In-situ Combustion (ISC) has the potential to be the most effective enhanced oil recovery (EOR) method for heavy oil recovery. However, it is considered a high risk failure rate process since it is hard to predict the combustion reactions between complex crude oil and heterogeneous rock matrices. If the reservoir rock is reactive, like carbonates, the risk factor of ISC increases. This research studies the ISC performance for different rock matrices found in Alberta, Canada.
The reaction kinetics analyses were carried out by Thermogravimetric Analysis/Differential Scanning Calorimetry (TGA/DSC) on bulk oil, and its Saturates, Aromatics, Resins, and Asphaltenes (SARA) fractions at a constant heating rate (20°C/min). To better understand the combustion behavior of bulk oil, pseudo blends of SARA fractions were prepared and systematic TGA/DSC tests were run on these blends. Furthermore, the impact of reactive porous media on fuel formation mechanism was investigated by using clays and carbonates. The reaction kinetic analyses on bulk oil and SARA fractions suggest that asphaltenes, resins, and aromatics fractions go into endothermic reactions at elevated temperatures, still the asphaltenes fraction generates the greatest amount of heat. The two-component interaction of asphaltenes with other fractions produces less heat than the combustion of asphaltenes alone. The three- component pseudo blend prepared by mixing asphaltenes-resins-aromatics produced the highest amount of heat and we believe that in bulk oil combustion saturates by acting as an ignitor provides the necessary heat to initiate the reactions among aromatics, resins, and asphaltenes fractions. Moreover, the effect of reactive porous media on reaction kinetics of bulk oil were investigated at a constant heating rate (20°C/min). Carbonates and clays were used. Since the clays act like a catalyst, heat generation was observed lower with clays than carbonates and carbonates required more heat for successful combustion.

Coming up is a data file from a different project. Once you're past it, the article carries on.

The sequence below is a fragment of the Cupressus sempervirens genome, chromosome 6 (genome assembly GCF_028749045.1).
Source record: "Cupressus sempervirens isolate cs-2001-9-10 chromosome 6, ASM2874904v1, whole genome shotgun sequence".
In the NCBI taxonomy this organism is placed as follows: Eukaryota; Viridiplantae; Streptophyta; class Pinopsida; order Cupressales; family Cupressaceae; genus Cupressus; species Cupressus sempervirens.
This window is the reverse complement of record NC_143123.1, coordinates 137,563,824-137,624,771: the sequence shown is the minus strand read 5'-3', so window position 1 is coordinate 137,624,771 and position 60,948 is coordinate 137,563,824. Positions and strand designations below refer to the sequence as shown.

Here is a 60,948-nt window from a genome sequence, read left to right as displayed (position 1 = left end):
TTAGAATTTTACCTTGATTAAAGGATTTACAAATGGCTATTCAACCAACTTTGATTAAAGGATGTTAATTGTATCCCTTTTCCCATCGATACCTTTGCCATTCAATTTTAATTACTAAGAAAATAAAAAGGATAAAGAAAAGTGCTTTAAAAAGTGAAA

While the heating rates during in-situ combustion are generated naturally, in TGA/DSC tests, a constant heating rate is applied. In this study, we used 20°C/min as the heating rate. If the same heating rate during ISC cannot be reached, then, the heat generation cannot be as high as reported in this manuscript. Thus, it is important to extend the systematic TGA/DSC analyses presented in this paper. Tests should be conducted at varying heating rates on different oil samples and on their SARA fractions.